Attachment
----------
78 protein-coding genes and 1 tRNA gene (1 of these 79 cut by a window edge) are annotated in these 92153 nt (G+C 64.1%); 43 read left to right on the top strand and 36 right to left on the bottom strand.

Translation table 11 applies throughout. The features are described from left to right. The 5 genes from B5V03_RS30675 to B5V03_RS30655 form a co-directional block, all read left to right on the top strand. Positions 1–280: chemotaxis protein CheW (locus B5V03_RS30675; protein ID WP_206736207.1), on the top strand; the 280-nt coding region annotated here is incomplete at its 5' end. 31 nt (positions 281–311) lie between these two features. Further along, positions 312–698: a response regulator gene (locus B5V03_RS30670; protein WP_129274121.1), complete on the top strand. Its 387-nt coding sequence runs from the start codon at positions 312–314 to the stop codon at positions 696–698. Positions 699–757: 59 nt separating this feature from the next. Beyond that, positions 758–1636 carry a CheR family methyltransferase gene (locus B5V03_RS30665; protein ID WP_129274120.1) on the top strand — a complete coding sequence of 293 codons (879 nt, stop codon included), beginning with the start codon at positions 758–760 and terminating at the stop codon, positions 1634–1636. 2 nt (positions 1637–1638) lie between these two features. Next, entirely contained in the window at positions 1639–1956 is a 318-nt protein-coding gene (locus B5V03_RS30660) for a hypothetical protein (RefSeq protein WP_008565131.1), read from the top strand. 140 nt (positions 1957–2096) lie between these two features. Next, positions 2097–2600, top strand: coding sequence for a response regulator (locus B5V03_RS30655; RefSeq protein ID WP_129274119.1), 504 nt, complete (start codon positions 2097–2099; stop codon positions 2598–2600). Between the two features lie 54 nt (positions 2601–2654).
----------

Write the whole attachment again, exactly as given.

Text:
78 protein-coding genes and 1 tRNA gene (1 of these 79 cut by a window edge) are annotated in these 92153 nt (G+C 64.1%); 43 read left to right on the top strand and 36 right to left on the bottom strand.

Translation table 11 applies throughout. The features are described from left to right. The 5 genes from B5V03_RS30675 to B5V03_RS30655 form a co-directional block, all read left to right on the top strand. Positions 1–280: chemotaxis protein CheW (locus B5V03_RS30675; protein ID WP_206736207.1), on the top strand; the 280-nt coding region annotated here is incomplete at its 5' end. 31 nt (positions 281–311) lie between these two features. Further along, positions 312–698: a response regulator gene (locus B5V03_RS30670; protein WP_129274121.1), complete on the top strand. Its 387-nt coding sequence runs from the start codon at positions 312–314 to the stop codon at positions 696–698. Positions 699–757: 59 nt separating this feature from the next. Beyond that, positions 758–1636 carry a CheR family methyltransferase gene (locus B5V03_RS30665; protein ID WP_129274120.1) on the top strand — a complete coding sequence of 293 codons (879 nt, stop codon included), beginning with the start codon at positions 758–760 and terminating at the stop codon, positions 1634–1636. 2 nt (positions 1637–1638) lie between these two features. Next, entirely contained in the window at positions 1639–1956 is a 318-nt protein-coding gene (locus B5V03_RS30660) for a hypothetical protein (RefSeq protein WP_008565131.1), read from the top strand. 140 nt (positions 1957–2096) lie between these two features. Next, positions 2097–2600, top strand: coding sequence for a response regulator (locus B5V03_RS30655; RefSeq protein ID WP_129274119.1), 504 nt, complete (start codon positions 2097–2099; stop codon positions 2598–2600). Between the two features lie 54 nt (positions 2601–2654).